The fall had broken her arm. In a moment Evelyn was crying and holding herself, Bernard was standing wide-eyed and open-mouthed, and I was dashing to the house, yelling for the grownups.
When we all came hurrying back, I saw Bernard dart out of the barn, across the yard, and then turn onto the sidewalk, running flat out toward St. Paul’s two-block downtown.
I veered off and chased him, angry now that he would leave the scene of the accident. But the pursuit was hopeless: he had a good lead and knew where he was going, and soon vanished around a corner. We didn’t see him again during that visit, and I don’t think he ever came back to apologize.
When I got back to the barn, huffing and puffing, Evelyn was being walked slowly to the car, holding her arm and sniffling, still very pale. In a moment, my parents pulled out of the driveway, headed for the nearest hospital, which was in Parsons, twenty miles away, west across the river and then south.
But they couldn’t go west across the river, because when we had woken up that morning, the Neosho River was flooding, something I guess it did pretty often in those days, and the water was creeping up Highway 47 toward St. Paul. So they drove off the other way, taking a longer roundabout way to Parsons.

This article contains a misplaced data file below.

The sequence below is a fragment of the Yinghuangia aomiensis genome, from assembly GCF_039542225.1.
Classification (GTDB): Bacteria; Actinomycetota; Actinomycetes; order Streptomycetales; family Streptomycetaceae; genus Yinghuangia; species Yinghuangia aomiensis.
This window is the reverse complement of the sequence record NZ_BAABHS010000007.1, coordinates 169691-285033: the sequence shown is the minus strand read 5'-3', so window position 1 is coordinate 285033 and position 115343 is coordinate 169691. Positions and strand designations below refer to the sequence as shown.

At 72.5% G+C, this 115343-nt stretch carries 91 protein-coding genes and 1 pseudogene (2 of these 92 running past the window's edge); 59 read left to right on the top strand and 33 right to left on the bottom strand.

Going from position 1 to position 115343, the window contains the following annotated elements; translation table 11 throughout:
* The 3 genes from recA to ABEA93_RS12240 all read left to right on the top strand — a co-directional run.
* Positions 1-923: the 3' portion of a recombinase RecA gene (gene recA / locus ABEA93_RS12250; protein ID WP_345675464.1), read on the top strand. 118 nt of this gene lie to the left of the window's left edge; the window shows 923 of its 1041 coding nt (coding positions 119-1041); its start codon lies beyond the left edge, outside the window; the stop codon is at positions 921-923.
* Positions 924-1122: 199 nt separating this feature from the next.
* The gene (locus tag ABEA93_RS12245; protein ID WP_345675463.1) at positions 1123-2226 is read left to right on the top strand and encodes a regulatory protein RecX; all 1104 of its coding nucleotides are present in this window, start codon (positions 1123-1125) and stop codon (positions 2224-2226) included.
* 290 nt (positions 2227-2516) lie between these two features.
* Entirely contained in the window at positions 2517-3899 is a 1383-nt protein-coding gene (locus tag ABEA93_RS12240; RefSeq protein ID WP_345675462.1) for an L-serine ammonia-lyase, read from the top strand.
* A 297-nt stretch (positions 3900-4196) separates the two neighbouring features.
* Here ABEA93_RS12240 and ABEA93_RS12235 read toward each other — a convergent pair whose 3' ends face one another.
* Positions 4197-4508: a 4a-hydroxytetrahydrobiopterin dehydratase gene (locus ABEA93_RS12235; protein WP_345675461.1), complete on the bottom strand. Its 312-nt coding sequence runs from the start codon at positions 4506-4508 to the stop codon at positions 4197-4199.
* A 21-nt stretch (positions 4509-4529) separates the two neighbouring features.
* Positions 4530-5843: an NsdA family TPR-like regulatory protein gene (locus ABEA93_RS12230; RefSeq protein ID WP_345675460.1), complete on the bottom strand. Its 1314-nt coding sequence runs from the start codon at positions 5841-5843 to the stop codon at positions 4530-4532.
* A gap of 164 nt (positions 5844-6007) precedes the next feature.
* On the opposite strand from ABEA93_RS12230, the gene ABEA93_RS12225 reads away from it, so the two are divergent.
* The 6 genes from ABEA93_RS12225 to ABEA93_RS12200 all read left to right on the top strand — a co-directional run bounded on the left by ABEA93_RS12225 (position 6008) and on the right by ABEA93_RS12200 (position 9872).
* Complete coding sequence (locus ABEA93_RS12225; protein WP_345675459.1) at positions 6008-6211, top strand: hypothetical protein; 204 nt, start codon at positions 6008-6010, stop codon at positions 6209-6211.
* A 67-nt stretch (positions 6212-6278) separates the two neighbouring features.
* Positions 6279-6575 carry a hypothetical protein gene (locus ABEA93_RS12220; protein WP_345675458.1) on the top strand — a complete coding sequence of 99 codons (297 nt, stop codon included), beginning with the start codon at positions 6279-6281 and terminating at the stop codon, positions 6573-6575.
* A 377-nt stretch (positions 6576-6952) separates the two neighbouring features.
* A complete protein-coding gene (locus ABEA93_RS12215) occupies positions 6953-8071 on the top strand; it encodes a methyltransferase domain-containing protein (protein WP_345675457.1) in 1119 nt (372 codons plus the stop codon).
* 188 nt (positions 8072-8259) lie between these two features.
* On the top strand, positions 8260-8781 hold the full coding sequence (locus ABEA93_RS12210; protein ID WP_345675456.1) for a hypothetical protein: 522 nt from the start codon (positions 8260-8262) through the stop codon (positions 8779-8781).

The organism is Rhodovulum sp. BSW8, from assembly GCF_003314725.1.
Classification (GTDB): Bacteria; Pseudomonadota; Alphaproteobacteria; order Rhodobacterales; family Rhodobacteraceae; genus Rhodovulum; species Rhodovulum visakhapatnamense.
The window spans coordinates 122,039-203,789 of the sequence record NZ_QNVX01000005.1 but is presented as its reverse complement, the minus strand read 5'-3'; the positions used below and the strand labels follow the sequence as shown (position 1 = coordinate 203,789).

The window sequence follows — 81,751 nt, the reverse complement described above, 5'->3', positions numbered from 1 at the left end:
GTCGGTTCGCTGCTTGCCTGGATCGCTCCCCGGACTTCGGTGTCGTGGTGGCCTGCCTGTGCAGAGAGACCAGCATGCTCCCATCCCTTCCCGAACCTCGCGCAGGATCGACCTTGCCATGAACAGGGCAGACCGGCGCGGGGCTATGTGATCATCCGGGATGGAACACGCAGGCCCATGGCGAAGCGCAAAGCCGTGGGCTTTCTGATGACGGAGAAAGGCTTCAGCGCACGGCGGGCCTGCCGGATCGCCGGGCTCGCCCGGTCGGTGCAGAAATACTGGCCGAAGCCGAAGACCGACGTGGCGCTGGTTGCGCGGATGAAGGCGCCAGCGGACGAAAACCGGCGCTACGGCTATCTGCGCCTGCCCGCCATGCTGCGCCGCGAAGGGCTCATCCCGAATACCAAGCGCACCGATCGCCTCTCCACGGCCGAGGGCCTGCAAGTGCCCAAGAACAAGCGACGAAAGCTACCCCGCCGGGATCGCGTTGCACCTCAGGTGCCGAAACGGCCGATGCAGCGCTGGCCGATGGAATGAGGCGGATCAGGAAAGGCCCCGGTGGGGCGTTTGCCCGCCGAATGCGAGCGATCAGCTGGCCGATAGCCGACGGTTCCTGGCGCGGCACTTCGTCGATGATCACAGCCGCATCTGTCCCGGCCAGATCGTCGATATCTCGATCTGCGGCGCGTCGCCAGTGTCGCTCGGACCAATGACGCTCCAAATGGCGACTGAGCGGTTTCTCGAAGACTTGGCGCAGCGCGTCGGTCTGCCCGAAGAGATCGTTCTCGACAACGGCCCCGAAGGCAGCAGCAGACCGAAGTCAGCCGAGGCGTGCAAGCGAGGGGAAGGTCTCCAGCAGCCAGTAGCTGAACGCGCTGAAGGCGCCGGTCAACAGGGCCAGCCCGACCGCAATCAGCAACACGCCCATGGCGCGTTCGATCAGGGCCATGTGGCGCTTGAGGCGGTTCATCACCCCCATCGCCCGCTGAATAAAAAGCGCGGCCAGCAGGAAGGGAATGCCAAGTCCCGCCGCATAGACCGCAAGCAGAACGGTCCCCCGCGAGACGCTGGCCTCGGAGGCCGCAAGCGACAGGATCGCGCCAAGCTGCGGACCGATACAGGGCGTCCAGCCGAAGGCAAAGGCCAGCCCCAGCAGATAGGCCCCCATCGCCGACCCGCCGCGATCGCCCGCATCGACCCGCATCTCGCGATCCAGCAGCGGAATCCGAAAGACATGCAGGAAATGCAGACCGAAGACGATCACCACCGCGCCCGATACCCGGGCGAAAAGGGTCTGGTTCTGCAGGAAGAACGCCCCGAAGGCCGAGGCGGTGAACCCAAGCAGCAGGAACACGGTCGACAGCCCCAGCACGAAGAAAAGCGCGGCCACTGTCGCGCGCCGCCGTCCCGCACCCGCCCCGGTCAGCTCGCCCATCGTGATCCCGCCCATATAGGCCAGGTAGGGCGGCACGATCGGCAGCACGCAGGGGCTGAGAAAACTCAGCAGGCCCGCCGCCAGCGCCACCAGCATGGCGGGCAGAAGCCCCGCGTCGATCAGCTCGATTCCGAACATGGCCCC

They were back a few hours later, with Evelyn feeling better and sporting a new white cast on her arm. Everyone crowded around her at first, asking if it still hurt and feeling the plaster that was still a little damp and smelled like wet cement. But my sister didn’t get as much attention as she would have otherwise, because now the flood was on everybody’s mind.
After supper, with evening coming on, we all walked down the highway to where the blacktop disappeared under the water. My parents gave strict orders that we were not to get wet, and that was an easy rule to obey because the water was brown and ugly, like a lake full of mud and trash.
Grandma and Grandpa watched the water with serious faces, but their voices didn’t sound too worried when they talked about it with the other grownups. They had seen floods before, and I guess they figured this one wouldn’t come all the way up to their house, or the town.